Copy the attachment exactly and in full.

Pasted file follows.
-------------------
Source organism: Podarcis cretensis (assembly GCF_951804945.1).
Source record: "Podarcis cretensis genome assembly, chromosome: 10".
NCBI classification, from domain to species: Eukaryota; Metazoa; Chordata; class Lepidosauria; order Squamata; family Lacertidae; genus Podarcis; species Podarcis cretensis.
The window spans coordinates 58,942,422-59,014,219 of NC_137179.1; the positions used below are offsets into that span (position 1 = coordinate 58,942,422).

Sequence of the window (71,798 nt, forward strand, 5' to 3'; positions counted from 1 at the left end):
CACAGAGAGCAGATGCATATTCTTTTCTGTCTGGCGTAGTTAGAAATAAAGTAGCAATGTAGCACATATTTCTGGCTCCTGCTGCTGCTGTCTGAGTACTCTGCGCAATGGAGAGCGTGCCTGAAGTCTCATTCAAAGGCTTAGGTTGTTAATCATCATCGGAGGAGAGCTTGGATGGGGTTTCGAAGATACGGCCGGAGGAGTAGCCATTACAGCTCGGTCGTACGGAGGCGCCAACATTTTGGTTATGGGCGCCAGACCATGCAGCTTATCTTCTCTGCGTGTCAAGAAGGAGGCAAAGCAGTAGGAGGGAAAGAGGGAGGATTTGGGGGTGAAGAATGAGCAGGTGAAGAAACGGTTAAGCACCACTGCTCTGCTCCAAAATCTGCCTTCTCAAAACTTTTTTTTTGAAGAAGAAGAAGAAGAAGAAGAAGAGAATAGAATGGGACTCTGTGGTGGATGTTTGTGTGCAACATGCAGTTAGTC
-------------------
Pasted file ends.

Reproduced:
Source organism: Podarcis cretensis (assembly GCF_951804945.1).
Source record: "Podarcis cretensis genome assembly, chromosome: 10".
NCBI classification, from domain to species: Eukaryota; Metazoa; Chordata; class Lepidosauria; order Squamata; family Lacertidae; genus Podarcis; species Podarcis cretensis.
The window spans coordinates 58,942,422-59,014,219 of NC_137179.1; the positions used below are offsets into that span (position 1 = coordinate 58,942,422).

Sequence of the window (71,798 nt, forward strand, 5' to 3'; positions counted from 1 at the left end):
CACAGAGAGCAGATGCATATTCTTTTCTGTCTGGCGTAGTTAGAAATAAAGTAGCAATGTAGCACATATTTCTGGCTCCTGCTGCTGCTGTCTGAGTACTCTGCGCAATGGAGAGCGTGCCTGAAGTCTCATTCAAAGGCTTAGGTTGTTAATCATCATCGGAGGAGAGCTTGGATGGGGTTTCGAAGATACGGCCGGAGGAGTAGCCATTACAGCTCGGTCGTACGGAGGCGCCAACATTTTGGTTATGGGCGCCAGACCATGCAGCTTATCTTCTCTGCGTGTCAAGAAGGAGGCAAAGCAGTAGGAGGGAAAGAGGGAGGATTTGGGGGTGAAGAATGAGCAGGTGAAGAAACGGTTAAGCACCACTGCTCTGCTCCAAAATCTGCCTTCTCAAAACTTTTTTTTTGAAGAAGAAGAAGAAGAAGAAGAAGAGAATAGAATGGGACTCTGTGGTGGATGTTTGTGTGCAACATGCAGTTAGTC